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Old 04-16-2007, 10:25 PM
 
16 posts, read 99,053 times
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I'm surprised nobody has mentioned Loveland...

Meets all your criteria... clean, conservative, not too much snow, 300 annual days of sunshine, low crime, affordable, access to recreation. I seem to recall it being voted #1 place to retire in the US a while back.
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Old 04-16-2007, 11:19 PM
 
Location: N. California
13 posts, read 44,000 times
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Default Broomfield retirement community

We just got back from a week in the Front Range looking at homes for our retirement. You could check out the new Del Webb Anthem development in Broomfield. It seemed nice, lots of activities and recreation opportunities. The views of the mountains were spectacular from some of the homes. We were tempted but didn't commit. Anyone know of this development?
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Old 04-17-2007, 08:38 AM
 
20,304 posts, read 37,790,850 times
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Quote:
Originally Posted by ShanMar View Post
We just got back from a week in the Front Range looking at homes for our retirement.....
Please, do tell us more about your trip...likes, dislikes, pro's, cons, gut feelings, etc.

Thanks!
s/Mike
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Old 04-17-2007, 09:05 PM
 
Location: N. California
13 posts, read 44,000 times
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Default Our trip to CO - active retirees!

We took a trip last week to visit our son at CU Boulder, and to check out real estate. We were interested in retiring to the Superior/Louisville areas. Coming from temperate northern CA, we were concerned about the weather in CO, and boy, did we experience a variety! Snow flurries, sleet, rain, wind, fog, and gorgeous sun. We drove our Ford Taurus rental on the snowy streets - slid a little bit. I was bundled up in my hooded parka much of the week, but noticed the locals in sweatshirts and short sleeves. Obviously, you get acclimitized. Okay, Superior is mostly hilly, open, with few trees. We liked the planned trails which wind around the neighborhoods, providing open space behind homes, and a place to walk or bike. Shopping is plentiful and a short drive. We didn't like how close many of the houses are to each other, and we kept hearing about settling issues with some foundations, which we found unsettling (sorry, couldn't resist ). Louisville has a cute downtown, and a variety of neighborhoods, but is quite pricy after rating #1 city in publications. The homes we liked were beyond us - probably more than $500K. Will post more later....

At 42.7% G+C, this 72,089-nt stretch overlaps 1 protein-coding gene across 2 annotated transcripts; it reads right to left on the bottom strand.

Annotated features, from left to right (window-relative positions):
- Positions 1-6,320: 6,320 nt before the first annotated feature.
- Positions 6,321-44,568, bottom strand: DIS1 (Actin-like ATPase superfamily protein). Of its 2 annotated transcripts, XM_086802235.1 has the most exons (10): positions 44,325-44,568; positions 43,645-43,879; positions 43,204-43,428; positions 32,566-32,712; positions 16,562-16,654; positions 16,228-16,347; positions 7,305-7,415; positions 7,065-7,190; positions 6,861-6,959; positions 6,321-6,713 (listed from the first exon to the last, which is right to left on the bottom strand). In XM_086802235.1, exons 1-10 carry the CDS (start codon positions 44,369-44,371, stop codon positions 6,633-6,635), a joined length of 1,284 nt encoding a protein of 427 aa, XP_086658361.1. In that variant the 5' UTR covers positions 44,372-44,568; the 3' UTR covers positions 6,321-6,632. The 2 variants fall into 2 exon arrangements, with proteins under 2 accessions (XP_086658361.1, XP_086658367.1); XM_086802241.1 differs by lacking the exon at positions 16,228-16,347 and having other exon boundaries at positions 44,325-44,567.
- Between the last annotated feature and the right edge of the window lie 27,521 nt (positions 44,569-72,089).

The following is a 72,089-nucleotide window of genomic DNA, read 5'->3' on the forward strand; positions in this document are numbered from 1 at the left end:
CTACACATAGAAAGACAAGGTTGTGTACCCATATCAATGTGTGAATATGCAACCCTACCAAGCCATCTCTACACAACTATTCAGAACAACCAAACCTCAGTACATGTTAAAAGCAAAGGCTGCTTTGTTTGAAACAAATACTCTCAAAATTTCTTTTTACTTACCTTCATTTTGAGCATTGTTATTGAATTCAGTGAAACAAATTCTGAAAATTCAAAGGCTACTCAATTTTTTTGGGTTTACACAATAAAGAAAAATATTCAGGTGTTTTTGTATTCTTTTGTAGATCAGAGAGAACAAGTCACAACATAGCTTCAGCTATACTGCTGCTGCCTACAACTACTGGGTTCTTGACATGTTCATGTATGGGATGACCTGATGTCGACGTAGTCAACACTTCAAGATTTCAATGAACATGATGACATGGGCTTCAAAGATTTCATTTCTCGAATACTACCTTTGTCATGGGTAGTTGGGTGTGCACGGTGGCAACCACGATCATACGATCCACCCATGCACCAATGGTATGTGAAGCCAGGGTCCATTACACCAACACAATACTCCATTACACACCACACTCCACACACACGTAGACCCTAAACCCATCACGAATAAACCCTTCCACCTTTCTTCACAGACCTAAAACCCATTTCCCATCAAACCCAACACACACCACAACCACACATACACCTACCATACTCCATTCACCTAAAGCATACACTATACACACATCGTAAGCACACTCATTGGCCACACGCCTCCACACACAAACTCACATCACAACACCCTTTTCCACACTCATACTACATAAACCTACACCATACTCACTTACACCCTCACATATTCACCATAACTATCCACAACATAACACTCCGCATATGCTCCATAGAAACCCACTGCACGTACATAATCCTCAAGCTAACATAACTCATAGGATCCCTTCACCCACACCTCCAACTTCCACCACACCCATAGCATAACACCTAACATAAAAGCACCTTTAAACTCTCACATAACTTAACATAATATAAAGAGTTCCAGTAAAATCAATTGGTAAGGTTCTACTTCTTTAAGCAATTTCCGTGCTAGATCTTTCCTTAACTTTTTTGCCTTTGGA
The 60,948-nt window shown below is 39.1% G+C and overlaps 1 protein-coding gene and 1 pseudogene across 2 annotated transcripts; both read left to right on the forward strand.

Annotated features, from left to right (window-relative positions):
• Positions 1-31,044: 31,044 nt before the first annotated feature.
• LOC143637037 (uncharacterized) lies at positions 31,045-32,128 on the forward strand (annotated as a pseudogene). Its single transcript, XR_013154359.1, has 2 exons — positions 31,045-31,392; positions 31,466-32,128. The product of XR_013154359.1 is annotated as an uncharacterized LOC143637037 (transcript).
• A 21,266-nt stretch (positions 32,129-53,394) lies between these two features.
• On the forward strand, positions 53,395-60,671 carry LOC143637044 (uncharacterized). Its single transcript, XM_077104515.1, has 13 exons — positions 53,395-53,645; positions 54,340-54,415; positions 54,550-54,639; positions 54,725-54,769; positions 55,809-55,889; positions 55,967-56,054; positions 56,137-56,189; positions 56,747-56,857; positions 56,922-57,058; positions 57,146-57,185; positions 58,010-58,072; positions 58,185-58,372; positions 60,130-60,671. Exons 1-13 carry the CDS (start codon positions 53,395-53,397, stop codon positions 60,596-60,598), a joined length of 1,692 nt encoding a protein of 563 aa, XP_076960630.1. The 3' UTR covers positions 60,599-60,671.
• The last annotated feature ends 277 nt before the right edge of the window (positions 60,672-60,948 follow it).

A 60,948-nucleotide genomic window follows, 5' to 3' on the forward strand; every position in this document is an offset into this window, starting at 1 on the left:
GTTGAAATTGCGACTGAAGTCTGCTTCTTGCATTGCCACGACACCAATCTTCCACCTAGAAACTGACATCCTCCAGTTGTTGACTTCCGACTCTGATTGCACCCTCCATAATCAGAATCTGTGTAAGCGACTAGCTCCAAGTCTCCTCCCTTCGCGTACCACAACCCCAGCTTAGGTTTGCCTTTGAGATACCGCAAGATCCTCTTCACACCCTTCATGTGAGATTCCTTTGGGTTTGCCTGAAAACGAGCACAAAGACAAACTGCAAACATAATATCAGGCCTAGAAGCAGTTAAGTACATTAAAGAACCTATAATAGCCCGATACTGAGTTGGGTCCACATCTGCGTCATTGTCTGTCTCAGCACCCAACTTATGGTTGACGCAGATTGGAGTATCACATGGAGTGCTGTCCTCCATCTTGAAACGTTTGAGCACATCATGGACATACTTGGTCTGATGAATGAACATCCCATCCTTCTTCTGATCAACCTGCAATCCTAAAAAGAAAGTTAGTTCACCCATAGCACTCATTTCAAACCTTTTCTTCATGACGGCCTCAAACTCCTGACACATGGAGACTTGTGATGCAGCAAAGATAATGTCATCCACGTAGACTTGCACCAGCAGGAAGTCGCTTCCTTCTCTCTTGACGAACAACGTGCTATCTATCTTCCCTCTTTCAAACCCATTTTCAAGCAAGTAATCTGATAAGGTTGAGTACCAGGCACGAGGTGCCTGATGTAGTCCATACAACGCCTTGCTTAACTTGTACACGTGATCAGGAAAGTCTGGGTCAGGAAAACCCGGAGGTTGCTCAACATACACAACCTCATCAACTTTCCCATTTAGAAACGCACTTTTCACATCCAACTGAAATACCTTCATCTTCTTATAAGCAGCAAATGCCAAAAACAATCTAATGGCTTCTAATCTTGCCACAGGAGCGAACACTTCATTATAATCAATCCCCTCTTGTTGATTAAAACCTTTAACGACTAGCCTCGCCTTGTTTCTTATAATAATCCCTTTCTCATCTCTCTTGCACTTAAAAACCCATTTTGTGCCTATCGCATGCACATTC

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Old 04-17-2007, 10:17 PM
 
942 posts, read 1,003,724 times
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Why do so many posts about colorado, keep specifying conservative, is it that important there, I use to put liberal, then I decided I didn't want to put a label on places or me, maybe the whole country would be better off if they adopted that. It is hard enough to find places that are desirable and affordable, places one does not have to drive miles and miles every time they need to go shopping or a part time job, without all this conservative/liberal red blue, its gotten nauseating.
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Old 04-17-2007, 10:41 PM
 
Location: We_tside PNW (Columbia Gorge) / CO / SA TX / Thailand
20,785 posts, read 37,451,783 times
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Quote:
Originally Posted by ShanMar View Post
... The homes we liked were beyond us - probably more than $500K. Will post more later....